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Black Ferns help run Kiwi Can

Stacey Waaka at the Kiwi Can programme at Mount Maunganui Intermediate.

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Black Ferns players Toka Natua, Sarah Hirini and Stacey Waaka have been participating recently in the Kiwi Can programme at Mount Maunganui Intermediate, delighting students there.

Led by Lena Pfitzner and Manny Werahiko, the school, which has 713 students on the roll, has the Kiwi Can programme running four days a week across the classes.  

Kiwi Can is a life skills and values programme run by the Graeme Dingle Foundation, an established charity engaged in positive child and youth development, which works with 27,000 five to 18 year olds throughout New Zealand. The Graeme Dingle Foundation is New Zealand Rugby’s official charity partner.

“We’ve got 11 schools in the Western Bay of Plenty with 3050 Kiwi Can kids that Kiwi Can every week of the school year,” says Graeme Dingle Foundation Bay of Plenty Regional Manager Dan Allen-Gordon.

“Each term has a new theme. Term one is about positive relationships. It’s very interactive with role play, discussions, and games that link in to the value or life skill that they’re learning that particular week. The last few weeks they’re been doing positive communication, cooperation and friendship.”

The Kiwi Can programme started with the class chanting their Kiwi Can statement.

Black Ferns Toka Natua, Sarah Hirini and Stacey Waaka.

“We’re positive communicators, ain’t no haters, we’re team players and co-operators, we’re the best friends we can be, positive relationships is what you’ll see, KIWI, Can, KIWI, Can, KIWI, KIWI, KIWI, Can, Can, Can.”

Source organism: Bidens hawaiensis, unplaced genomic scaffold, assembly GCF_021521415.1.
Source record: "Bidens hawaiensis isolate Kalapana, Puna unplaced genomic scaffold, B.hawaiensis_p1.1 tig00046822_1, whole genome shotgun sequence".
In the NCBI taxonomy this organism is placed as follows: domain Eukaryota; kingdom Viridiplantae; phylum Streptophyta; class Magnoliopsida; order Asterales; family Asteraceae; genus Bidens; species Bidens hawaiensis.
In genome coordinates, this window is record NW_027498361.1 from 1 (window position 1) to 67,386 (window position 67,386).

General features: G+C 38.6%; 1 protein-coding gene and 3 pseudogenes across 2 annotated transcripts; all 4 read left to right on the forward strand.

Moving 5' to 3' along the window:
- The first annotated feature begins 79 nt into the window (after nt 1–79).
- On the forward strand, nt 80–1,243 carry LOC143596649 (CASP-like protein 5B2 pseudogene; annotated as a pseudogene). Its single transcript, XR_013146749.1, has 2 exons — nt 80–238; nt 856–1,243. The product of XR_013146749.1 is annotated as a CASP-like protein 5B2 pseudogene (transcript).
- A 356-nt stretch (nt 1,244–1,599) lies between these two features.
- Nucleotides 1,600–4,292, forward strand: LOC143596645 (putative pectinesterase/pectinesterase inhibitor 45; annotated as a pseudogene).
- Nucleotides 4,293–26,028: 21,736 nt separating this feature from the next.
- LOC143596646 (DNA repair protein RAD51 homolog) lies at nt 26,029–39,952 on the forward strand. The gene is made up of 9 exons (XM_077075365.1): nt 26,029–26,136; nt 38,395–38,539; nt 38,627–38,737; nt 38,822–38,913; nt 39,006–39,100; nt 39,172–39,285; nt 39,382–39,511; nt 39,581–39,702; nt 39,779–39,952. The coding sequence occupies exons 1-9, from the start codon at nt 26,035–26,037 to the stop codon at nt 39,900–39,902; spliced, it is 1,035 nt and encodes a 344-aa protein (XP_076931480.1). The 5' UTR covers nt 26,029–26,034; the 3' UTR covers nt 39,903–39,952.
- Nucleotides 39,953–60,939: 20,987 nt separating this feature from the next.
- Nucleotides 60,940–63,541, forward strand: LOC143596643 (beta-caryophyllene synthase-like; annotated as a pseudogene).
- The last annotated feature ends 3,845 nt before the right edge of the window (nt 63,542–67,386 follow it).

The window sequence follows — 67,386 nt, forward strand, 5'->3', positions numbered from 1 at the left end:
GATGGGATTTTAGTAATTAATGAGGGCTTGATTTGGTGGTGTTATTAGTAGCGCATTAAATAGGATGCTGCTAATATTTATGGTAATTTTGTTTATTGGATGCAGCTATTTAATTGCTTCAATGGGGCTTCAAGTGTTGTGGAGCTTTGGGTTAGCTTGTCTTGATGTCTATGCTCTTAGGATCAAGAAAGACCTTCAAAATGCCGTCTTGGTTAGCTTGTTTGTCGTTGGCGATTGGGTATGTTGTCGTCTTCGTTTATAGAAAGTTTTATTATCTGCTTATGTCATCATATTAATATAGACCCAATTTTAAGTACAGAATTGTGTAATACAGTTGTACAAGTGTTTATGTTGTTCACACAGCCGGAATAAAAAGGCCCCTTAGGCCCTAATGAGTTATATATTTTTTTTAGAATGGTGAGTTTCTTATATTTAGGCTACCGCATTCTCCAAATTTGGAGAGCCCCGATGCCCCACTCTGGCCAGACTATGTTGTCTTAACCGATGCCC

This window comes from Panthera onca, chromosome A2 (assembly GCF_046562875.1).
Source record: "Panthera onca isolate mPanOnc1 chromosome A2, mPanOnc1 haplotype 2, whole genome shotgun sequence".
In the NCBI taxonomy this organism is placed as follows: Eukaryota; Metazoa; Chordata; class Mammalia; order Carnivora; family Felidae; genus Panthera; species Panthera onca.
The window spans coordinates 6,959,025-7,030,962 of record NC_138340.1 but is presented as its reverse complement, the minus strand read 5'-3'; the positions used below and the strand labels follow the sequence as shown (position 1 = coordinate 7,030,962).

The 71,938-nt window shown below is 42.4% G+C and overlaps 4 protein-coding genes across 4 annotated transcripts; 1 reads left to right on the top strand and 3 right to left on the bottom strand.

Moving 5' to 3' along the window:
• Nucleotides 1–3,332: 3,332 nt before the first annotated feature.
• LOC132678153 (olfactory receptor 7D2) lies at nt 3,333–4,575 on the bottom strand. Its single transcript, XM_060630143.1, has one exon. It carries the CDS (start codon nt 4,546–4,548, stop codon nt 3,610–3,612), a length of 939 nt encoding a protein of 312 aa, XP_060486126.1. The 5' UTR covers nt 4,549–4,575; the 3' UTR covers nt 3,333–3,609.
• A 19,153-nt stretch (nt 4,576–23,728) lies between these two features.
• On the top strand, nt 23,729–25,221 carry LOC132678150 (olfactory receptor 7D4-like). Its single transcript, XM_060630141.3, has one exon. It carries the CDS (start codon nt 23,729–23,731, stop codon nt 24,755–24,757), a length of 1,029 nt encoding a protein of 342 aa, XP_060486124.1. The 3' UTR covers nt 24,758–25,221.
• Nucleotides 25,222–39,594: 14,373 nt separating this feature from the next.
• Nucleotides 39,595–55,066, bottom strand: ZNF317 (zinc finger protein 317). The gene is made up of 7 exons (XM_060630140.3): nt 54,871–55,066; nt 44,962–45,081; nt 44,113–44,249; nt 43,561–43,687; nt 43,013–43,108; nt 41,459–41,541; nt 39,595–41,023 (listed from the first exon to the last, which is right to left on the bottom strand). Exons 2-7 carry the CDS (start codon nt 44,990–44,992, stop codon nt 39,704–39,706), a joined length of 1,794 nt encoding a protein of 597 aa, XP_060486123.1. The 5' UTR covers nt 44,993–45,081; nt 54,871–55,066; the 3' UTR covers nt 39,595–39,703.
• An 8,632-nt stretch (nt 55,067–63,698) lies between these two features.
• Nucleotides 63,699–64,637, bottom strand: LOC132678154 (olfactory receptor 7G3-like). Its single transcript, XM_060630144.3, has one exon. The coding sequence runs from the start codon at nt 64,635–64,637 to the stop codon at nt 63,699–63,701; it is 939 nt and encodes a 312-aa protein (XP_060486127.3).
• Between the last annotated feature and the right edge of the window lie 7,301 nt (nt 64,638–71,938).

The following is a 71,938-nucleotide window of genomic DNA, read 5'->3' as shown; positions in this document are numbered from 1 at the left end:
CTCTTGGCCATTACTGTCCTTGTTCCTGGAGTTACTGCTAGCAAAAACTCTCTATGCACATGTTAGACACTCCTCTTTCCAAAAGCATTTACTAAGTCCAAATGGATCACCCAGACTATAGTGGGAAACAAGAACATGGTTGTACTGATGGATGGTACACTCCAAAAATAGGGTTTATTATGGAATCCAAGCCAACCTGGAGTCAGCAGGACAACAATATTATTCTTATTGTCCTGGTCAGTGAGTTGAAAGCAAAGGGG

Rugby star Sarah Hirini and her team mates have been helping out with Kiwi Can at Mount Intermediate for the last two weeks.

“It’s amazing to come to Mount Intermediate and see how it’s all run and how much they’re doing for these kids week in and week out,” says Sarah. “They’ve got some great facilitators here.”

Stacey Waaka shared some of her own story with the students.

“I’m from Ruatoki,” says Stacey. “I grew up there playing a lot of sport and one day I decided to start playing rugby in high school. Lucky enough, I was able to join my team mates in the Black Ferns and the Black Ferns Sevens team.”

The three Black Ferns brought medals and jerseys for the students to look at from their Commonwealth Games win, and the World Cup and world series, and were still feeling elated about the Black Ferns Sevens winning the Halberg award for Team of the Year.

“It was a huge honour to win the Halberg,” says Sarah. “To be a part of something like that, go to the awards and represent out team was massive. To be able to win it was just amazing. With all the success we’ve had, obviously we don’t play or train for awards, but to win the Halberg was just a very special moment for our team.”

Kiwi Can is our energy-packed primary school programme, aimed at children aged 5 to 12 years. It teaches values such as integrity and respect, and delivers fun-filled learning to schools all around the country.

 

The Kiwi Can programme is making waves and empowering children in 100 schools around Aotearoa. Kiwi Can is an all-inclusive, 12-month programme that involves every child within a school.